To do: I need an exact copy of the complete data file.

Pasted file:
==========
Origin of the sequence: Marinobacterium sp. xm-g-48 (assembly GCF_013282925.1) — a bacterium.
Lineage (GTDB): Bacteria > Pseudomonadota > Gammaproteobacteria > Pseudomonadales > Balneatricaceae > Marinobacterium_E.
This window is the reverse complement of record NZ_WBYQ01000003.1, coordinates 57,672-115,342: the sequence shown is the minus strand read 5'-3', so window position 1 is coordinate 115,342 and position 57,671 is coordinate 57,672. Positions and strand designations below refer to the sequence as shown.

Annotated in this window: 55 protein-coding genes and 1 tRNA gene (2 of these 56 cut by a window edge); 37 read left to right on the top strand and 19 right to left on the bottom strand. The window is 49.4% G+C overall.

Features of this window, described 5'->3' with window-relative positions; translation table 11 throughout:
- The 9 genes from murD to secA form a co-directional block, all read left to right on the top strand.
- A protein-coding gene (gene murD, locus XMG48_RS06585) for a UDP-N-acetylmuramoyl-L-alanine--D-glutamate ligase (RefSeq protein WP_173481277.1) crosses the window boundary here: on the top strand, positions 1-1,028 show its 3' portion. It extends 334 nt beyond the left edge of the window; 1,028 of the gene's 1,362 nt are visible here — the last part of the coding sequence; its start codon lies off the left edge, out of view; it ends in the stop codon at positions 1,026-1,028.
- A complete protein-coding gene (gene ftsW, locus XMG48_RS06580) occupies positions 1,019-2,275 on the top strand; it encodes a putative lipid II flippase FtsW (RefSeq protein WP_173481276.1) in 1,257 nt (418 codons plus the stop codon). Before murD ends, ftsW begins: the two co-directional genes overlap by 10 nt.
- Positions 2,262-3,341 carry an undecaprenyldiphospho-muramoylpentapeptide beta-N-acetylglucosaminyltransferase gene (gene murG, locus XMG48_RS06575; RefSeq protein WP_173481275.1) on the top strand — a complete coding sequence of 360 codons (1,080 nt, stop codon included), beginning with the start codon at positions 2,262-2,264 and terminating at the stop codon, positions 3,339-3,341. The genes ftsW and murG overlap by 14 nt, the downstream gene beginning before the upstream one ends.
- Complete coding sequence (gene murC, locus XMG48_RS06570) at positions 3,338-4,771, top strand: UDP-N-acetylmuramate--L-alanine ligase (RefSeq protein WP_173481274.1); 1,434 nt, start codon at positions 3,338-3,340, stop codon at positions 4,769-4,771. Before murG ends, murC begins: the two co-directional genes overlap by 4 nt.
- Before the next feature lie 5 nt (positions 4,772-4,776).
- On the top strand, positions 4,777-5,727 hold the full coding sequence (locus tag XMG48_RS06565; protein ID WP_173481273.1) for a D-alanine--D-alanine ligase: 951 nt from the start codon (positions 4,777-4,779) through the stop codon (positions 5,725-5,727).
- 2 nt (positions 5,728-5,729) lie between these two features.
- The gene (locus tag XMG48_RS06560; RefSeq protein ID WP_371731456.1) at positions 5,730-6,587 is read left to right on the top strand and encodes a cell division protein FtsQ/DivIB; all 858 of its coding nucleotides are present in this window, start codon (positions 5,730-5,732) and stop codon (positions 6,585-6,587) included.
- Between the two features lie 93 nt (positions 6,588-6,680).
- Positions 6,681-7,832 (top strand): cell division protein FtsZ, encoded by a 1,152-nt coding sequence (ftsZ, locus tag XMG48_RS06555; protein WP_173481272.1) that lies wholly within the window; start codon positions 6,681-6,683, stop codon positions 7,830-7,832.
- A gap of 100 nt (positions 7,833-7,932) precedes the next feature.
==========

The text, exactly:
Origin of the sequence: Marinobacterium sp. xm-g-48 (assembly GCF_013282925.1) — a bacterium.
Lineage (GTDB): Bacteria > Pseudomonadota > Gammaproteobacteria > Pseudomonadales > Balneatricaceae > Marinobacterium_E.
This window is the reverse complement of record NZ_WBYQ01000003.1, coordinates 57,672-115,342: the sequence shown is the minus strand read 5'-3', so window position 1 is coordinate 115,342 and position 57,671 is coordinate 57,672. Positions and strand designations below refer to the sequence as shown.

Annotated in this window: 55 protein-coding genes and 1 tRNA gene (2 of these 56 cut by a window edge); 37 read left to right on the top strand and 19 right to left on the bottom strand. The window is 49.4% G+C overall.

Features of this window, described 5'->3' with window-relative positions; translation table 11 throughout:
- The 9 genes from murD to secA form a co-directional block, all read left to right on the top strand.
- A protein-coding gene (gene murD, locus XMG48_RS06585) for a UDP-N-acetylmuramoyl-L-alanine--D-glutamate ligase (RefSeq protein WP_173481277.1) crosses the window boundary here: on the top strand, positions 1-1,028 show its 3' portion. It extends 334 nt beyond the left edge of the window; 1,028 of the gene's 1,362 nt are visible here — the last part of the coding sequence; its start codon lies off the left edge, out of view; it ends in the stop codon at positions 1,026-1,028.
- A complete protein-coding gene (gene ftsW, locus XMG48_RS06580) occupies positions 1,019-2,275 on the top strand; it encodes a putative lipid II flippase FtsW (RefSeq protein WP_173481276.1) in 1,257 nt (418 codons plus the stop codon). Before murD ends, ftsW begins: the two co-directional genes overlap by 10 nt.
- Positions 2,262-3,341 carry an undecaprenyldiphospho-muramoylpentapeptide beta-N-acetylglucosaminyltransferase gene (gene murG, locus XMG48_RS06575; RefSeq protein WP_173481275.1) on the top strand — a complete coding sequence of 360 codons (1,080 nt, stop codon included), beginning with the start codon at positions 2,262-2,264 and terminating at the stop codon, positions 3,339-3,341. The genes ftsW and murG overlap by 14 nt, the downstream gene beginning before the upstream one ends.
- Complete coding sequence (gene murC, locus XMG48_RS06570) at positions 3,338-4,771, top strand: UDP-N-acetylmuramate--L-alanine ligase (RefSeq protein WP_173481274.1); 1,434 nt, start codon at positions 3,338-3,340, stop codon at positions 4,769-4,771. Before murG ends, murC begins: the two co-directional genes overlap by 4 nt.
- Before the next feature lie 5 nt (positions 4,772-4,776).
- On the top strand, positions 4,777-5,727 hold the full coding sequence (locus tag XMG48_RS06565; protein ID WP_173481273.1) for a D-alanine--D-alanine ligase: 951 nt from the start codon (positions 4,777-4,779) through the stop codon (positions 5,725-5,727).
- 2 nt (positions 5,728-5,729) lie between these two features.
- The gene (locus tag XMG48_RS06560; RefSeq protein ID WP_371731456.1) at positions 5,730-6,587 is read left to right on the top strand and encodes a cell division protein FtsQ/DivIB; all 858 of its coding nucleotides are present in this window, start codon (positions 5,730-5,732) and stop codon (positions 6,585-6,587) included.
- Between the two features lie 93 nt (positions 6,588-6,680).
- Positions 6,681-7,832 (top strand): cell division protein FtsZ, encoded by a 1,152-nt coding sequence (ftsZ, locus tag XMG48_RS06555; protein WP_173481272.1) that lies wholly within the window; start codon positions 6,681-6,683, stop codon positions 7,830-7,832.
- A gap of 100 nt (positions 7,833-7,932) precedes the next feature.